Reasons to Get Stranded: Poetry to Read on a Desert Island

Let’s say, just for the fun of it, that you were left alone on some tropical island with an unknown amount of time ahead of you. Luckily, having anticipated just this emergency, you had the foresight to pack twenty books that would consume the hours while you await rescue.  Were this to happen to me, Continue reading Reasons to Get Stranded: Poetry to Read on a Desert Island

Dive Into the Wordpool

I discovered wordpools in Susan Goldsmith Wooldridge’s Poemcrazy. “I collect…hats, coins, cougars, old Studebakers,” she writes. “That is, I collect the words. Pith helmet, fragment, Frigidaire, quarrel, love seat, lily. I call gathering words this way creating a wordpool. This process helps free us to follow the words and write poems.” When I read this, I’d been writing Continue reading Dive Into the Wordpool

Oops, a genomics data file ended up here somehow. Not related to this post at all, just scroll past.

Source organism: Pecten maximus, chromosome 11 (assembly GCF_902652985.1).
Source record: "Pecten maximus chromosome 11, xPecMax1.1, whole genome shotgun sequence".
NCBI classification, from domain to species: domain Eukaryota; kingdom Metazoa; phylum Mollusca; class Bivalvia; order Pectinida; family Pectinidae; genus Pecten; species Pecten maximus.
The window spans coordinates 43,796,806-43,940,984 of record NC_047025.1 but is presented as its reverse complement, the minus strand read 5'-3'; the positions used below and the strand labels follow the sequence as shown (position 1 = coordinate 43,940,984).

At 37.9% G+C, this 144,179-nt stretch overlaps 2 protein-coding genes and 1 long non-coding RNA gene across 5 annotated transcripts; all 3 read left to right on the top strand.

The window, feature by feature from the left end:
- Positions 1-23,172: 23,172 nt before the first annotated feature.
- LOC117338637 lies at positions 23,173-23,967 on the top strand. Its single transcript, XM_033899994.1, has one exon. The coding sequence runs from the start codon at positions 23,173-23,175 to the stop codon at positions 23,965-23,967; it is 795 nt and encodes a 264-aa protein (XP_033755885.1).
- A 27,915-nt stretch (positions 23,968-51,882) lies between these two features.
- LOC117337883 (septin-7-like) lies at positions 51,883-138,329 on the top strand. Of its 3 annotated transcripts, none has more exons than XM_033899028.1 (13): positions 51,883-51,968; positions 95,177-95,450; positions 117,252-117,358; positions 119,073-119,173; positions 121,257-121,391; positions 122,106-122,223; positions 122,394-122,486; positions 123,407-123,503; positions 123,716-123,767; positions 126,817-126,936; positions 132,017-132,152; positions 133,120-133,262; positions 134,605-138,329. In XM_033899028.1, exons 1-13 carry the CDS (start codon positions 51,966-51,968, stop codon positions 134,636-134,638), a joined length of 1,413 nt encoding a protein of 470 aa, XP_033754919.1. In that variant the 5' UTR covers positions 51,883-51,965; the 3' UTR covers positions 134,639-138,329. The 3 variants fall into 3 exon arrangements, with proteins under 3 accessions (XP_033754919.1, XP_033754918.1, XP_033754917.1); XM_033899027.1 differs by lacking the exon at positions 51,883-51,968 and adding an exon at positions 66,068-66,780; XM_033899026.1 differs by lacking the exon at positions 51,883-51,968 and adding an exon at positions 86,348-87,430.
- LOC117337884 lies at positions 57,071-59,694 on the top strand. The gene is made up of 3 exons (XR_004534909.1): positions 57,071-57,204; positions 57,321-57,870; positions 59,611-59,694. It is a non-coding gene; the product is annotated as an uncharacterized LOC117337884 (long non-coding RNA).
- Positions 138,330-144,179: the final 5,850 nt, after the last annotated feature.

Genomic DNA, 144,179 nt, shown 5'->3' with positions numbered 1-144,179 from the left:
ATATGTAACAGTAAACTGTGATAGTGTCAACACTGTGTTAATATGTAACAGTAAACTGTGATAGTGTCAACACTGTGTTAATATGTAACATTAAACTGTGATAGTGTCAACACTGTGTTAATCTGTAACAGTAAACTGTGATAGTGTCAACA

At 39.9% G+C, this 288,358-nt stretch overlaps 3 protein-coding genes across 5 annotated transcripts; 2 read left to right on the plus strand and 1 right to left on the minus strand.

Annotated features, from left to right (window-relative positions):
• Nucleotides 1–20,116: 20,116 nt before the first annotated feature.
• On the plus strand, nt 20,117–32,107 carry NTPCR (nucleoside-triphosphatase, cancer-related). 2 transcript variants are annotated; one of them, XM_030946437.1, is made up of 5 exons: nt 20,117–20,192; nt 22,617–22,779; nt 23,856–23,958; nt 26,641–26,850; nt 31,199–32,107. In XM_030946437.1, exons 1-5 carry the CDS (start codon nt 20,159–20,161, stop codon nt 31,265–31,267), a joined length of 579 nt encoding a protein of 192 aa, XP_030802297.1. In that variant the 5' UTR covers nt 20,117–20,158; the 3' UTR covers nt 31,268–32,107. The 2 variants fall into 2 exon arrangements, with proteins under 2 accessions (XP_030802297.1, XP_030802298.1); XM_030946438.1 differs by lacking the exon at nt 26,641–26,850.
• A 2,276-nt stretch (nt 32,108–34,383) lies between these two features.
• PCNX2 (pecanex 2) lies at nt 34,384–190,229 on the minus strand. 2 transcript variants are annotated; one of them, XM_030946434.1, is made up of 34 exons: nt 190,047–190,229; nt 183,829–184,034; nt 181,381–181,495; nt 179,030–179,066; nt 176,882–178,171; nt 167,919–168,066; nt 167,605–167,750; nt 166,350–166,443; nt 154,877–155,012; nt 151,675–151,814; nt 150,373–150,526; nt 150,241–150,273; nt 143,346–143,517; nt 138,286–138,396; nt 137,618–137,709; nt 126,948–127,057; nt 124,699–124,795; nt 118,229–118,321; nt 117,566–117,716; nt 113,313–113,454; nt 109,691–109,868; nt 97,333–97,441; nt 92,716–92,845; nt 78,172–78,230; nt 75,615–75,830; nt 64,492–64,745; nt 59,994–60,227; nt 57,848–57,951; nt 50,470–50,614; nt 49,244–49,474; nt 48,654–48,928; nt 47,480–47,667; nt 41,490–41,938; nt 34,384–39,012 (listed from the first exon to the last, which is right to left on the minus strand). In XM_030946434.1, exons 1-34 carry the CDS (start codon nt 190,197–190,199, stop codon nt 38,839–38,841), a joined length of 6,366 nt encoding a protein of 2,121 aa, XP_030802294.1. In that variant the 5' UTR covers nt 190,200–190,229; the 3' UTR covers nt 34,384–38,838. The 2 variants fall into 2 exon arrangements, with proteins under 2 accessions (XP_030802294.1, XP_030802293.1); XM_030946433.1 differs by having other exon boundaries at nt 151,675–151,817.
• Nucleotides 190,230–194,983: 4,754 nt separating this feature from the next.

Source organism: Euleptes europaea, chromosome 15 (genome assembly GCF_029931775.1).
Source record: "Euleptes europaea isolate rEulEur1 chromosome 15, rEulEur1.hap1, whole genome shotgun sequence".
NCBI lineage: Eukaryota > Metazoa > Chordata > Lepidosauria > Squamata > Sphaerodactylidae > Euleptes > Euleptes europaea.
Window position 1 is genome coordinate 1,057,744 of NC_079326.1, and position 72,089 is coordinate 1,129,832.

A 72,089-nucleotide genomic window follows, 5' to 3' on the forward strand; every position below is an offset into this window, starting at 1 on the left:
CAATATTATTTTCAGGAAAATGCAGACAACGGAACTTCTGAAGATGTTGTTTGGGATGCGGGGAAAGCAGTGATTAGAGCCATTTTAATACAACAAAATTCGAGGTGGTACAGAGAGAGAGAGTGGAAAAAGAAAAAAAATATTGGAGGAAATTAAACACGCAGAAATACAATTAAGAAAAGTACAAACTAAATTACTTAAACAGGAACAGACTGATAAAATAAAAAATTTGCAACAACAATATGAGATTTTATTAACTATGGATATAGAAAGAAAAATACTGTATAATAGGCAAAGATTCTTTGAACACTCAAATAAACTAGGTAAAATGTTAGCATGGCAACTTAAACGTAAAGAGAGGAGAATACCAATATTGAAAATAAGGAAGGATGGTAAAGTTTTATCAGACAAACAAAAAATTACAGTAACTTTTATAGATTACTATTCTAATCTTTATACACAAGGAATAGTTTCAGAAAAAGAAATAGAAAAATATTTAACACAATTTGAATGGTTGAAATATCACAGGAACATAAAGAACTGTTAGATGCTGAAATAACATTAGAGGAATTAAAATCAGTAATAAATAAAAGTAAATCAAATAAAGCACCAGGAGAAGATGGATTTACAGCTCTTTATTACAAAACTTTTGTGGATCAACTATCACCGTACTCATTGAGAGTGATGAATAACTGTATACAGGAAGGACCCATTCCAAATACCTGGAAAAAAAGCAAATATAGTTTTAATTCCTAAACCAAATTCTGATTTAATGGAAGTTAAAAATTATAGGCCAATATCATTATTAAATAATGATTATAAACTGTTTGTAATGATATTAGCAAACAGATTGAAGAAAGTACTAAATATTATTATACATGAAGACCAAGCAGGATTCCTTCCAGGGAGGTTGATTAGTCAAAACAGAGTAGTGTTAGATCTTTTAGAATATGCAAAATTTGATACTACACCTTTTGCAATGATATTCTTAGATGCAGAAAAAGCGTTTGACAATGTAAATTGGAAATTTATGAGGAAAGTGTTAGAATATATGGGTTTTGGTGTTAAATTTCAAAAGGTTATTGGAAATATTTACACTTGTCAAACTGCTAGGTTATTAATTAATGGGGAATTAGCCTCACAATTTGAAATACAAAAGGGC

Chop Wood, Carry Water: Publishing a First Poetry Book After Fifty

I asked writers who’d published their first books of poetry at or beyond the age of fifty to discuss their experiences. Was there any particular reason they’d waited to publish? Did they think there was an advantage to publishing later in life? How had publishing a first book changed their lives? The responses from over Continue reading Chop Wood, Carry Water: Publishing a First Poetry Book After Fifty

The Making of a Winning Poem: Writing “The State of Jefferson”

More than two years ago, I started tinkering with a poem about my long drives up and down Interstate Highway 5, drives that began when I was a child and continued, with regularity, until the present day.  My first note was an entry in my journal, dated December 15, 2017: “I cross the border going Continue reading The Making of a Winning Poem: Writing “The State of Jefferson”

STONE empty chair’s first review

I’m happy to share that my haiku collection, STONE empty chair, has received its first review! I self-published it late last year, and had an enjoyable time selecting the poems, designing the book, and then, of course, receiving the box of copies. I’m also grateful to Serena Agusto-Cox, who runs Savvy Verse & Wit, a Continue reading STONE empty chair’s first review